Bryn Mawr Classical Review 2011.01.23
Kenneth Haynes (ed.), Classics and Translation: Essays by D. S. Carne-Ross. Lewisburg, PA: Bucknell University Press, 2010. Pp. 377. ISBN 9780838757666. $75.00.
Reviewed by Simon Perris, Victoria University of Wellington (email@example.com)
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As a poetry reader, I have long been conscious of a debt of gratitude to classicist, critic, and man of letters, Donald Carne-Ross (1921–2010), for instigating Christopher Logue’s War Music.1 Indeed, the volume under review records a related achievement: the concerted, consistent attention, in the form of careful, close reading, which Carne-Ross devoted to classical translation qua literary composition. He is not the only scholar to have ploughed this ground, but Classics and Translation, which collects work published elsewhere in a variety of contexts, perhaps represents a deeper and broader furrow than those hitherto laid. As the editor, Kenneth Haynes, asserts, ‘For Carne-Ross, the translated work is not only a medium to be judged against the Greek and Latin but also a means to judge the original; translation and original both serve as agent and as object of criticism’ (13). Classics and Translation thus offers a retrospective and very much welcome addition to the translation studies and classical reception studies canons. ‘Most readers today encounter the classics through the medium of translation, and one reason for collecting these essays is to provide a guide to that medium, a critical account of the ways it distorts and clarifies’ (13). With the polyglot erudition of a fully-fledged comparativist, but (mostly) untainted by Eliot and Steiner’s holier-than-thou attitude, Carne-Ross brings a wealth of interpretive ‘tact’, as Valentine Cunningham would have it, to bear on classical translation.
Some readers—not this one, I hasten to add—might consider these essays theoretically malnourished. Yet a refreshing lack of jargon or fussiness is one of the many virtues of Carne-Ross’s deceptively plain-speaking style. Less a how-to manual than a practical demonstration, Classics and Translation undertakes close reading for close reading’s sake, approaching each text—source and target—on its own merits. In that respect, it complements the recent, theory-rich collection, Translation and the Classic.2
The chapters divide along several lines. One reproduces a brief introduction to Antigone. Elsewhere we find review-like essays on specific modern works or longer essays about a particular ancient work or author in translation. Finally, two chapters offer extended accounts of specific translators (Fitzgerald and Lattimore). If any chapters seem out of place, it is the two which engage least with translation: Chapters 3 and 9, about the Odyssey and the Oresteia. Haynes retains chronological order, with two key exceptions: the first and last chapters (1 and 14, on translating Greek tragedy and Horace into English respectively) bookend the collection as programmatic, summative statements. Given the absence of cross-references and other such unifying devices, this is a judicious editorial decision which focuses the collection as a whole.
In fact, the opening and closing chapters first sound, then recapitulate, a call to arms in favour of foreignising poetic translation. Chapter 1 (‘Jocasta’s Divine Head: English with a Foreign Accent’, pp. 19–48) surveys the poetic possibilities—responsibilities?—of foreignising translation, covering first language (hyperbaton, periphrasis, diction) then metre. For example, we are not to lose in translation such periphrases as ‘Jokasta’s divine head’ (θεῖον Ἰοκάστης κάρα, OT 1235). Carne-Ross also renews the argument for quantitative verse in English, calling forth Swinburne’s ‘Sapphics’ as witness. Finally, he adduces Pound as the model for attempting—if not succeeding at—convincing foreignising translation. ‘Pound had to learn to write like this; it took time. Others, poet translators, should surely be able to do so too’ (47). Chapter 14 (‘Horace in English’, pp. 286–333), from the introduction to an anthology of translations edited by Carne-Ross and Kenneth Haynes (the editor of the present volume),3 is at once an informative survey of the translation history of Horace, an examination of Horatian echoes in anglophone literature,4 and an exploration of the translatability—or otherwise—of Horace, especially Horatian metre, into English verse. Ultimately, Carne-Ross hopes for a foreignising translation, ‘not [an] English Horace but [a] difficult, foreign, Latin Horace through whose intricate stanzas we make our careful way as we do with the originals’ (333).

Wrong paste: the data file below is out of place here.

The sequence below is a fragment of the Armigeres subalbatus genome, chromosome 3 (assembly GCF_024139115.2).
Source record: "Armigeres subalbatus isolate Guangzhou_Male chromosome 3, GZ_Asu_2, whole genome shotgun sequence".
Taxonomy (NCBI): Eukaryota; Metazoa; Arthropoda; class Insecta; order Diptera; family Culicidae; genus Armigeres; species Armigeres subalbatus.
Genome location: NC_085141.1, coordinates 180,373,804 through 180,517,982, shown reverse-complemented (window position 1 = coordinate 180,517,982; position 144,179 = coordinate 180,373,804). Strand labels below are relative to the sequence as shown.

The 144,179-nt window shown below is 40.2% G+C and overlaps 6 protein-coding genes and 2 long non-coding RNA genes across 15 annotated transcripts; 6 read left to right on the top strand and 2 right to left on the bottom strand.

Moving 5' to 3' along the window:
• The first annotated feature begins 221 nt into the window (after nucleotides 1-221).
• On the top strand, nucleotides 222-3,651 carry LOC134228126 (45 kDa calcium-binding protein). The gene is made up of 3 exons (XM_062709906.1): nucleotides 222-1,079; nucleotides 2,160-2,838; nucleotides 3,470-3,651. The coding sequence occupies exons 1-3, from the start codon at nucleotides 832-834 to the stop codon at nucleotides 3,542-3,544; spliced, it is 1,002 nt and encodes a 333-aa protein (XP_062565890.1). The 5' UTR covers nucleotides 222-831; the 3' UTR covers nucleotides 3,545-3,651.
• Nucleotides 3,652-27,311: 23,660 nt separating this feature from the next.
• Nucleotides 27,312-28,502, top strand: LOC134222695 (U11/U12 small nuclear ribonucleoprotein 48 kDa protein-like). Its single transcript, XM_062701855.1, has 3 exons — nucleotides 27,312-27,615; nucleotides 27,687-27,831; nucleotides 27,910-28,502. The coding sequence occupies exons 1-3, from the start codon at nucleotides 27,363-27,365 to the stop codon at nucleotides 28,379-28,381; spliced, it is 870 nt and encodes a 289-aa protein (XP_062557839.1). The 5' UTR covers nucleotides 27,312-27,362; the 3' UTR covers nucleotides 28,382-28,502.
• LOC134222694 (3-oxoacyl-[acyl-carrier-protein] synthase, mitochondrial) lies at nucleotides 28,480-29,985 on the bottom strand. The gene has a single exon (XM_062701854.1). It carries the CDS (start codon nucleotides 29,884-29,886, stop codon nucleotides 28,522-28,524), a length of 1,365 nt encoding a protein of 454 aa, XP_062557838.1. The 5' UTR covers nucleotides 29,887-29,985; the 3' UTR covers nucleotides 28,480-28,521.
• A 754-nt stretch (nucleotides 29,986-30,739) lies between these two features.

Chapter 5 (‘A Mistaken Ambition of Exactness: Richmond Lattimore’s Odyssey’, pp. 123–51) in some ways exemplifies the modus operandi. Carne-Ross pulls no punches in a sometimes ruthless, always on-target attack. Even when sharpening his knives, however, Carne-Ross still exhorts his own readers to the sober disciplines of critical close reading and descriptive analysis. ‘[E]ven if Lattimore’s many translations from the Greek have been justly praised, they have not been accurately described’ (123). Having first established that even Lattimore’s once-celebrated Iliad—with its hyper-literalness and loose six-beat line—is about as odd as Homer can get in English, Carne-Ross then compares Lattimore’s Odyssey to other versions at specific passages: Fitzgerald trumps all comers, with Lattimore sometimes superior to Rieu but usually inferior to Butler. Asserting that Lattimore’s Odyssey, by virtue of its supposed fidelity to Homer’s Odyssey, is ‘colorless’ (140), he then analyses Lattimore’s use of a single English adjective, ‘shining’. This is somewhat like a TLG search in reverse, and turns out to be an incredibly illuminating exercise, particularly with respect to Lattimore’s famed literalism. Finally, Carne-Ross offers an explanation for Lattimore’s reputation as classical translator extraordinaire. The argument is simple and, to me at least, uncontroversial: Lattimore, the scholar-poet, was celebrated as a translator for being both literal and poetic; but his particular, peculiar mode of literal translation—resolutely not that of a prose crib—obscures far more than it reveals; and critical laziness, ignorance, or irresponsibility saw his supposedly pellucid Homer celebrated for all the wrong reasons, due partly to its pedagogical utility—note the helpful line numbers—and partly to its literary pretensions. Not least because it justifies the lingering feeling I have had since my undergraduate days that there is something inherently wrong with Lattimore’s Homer, this chapter scores a direct hit.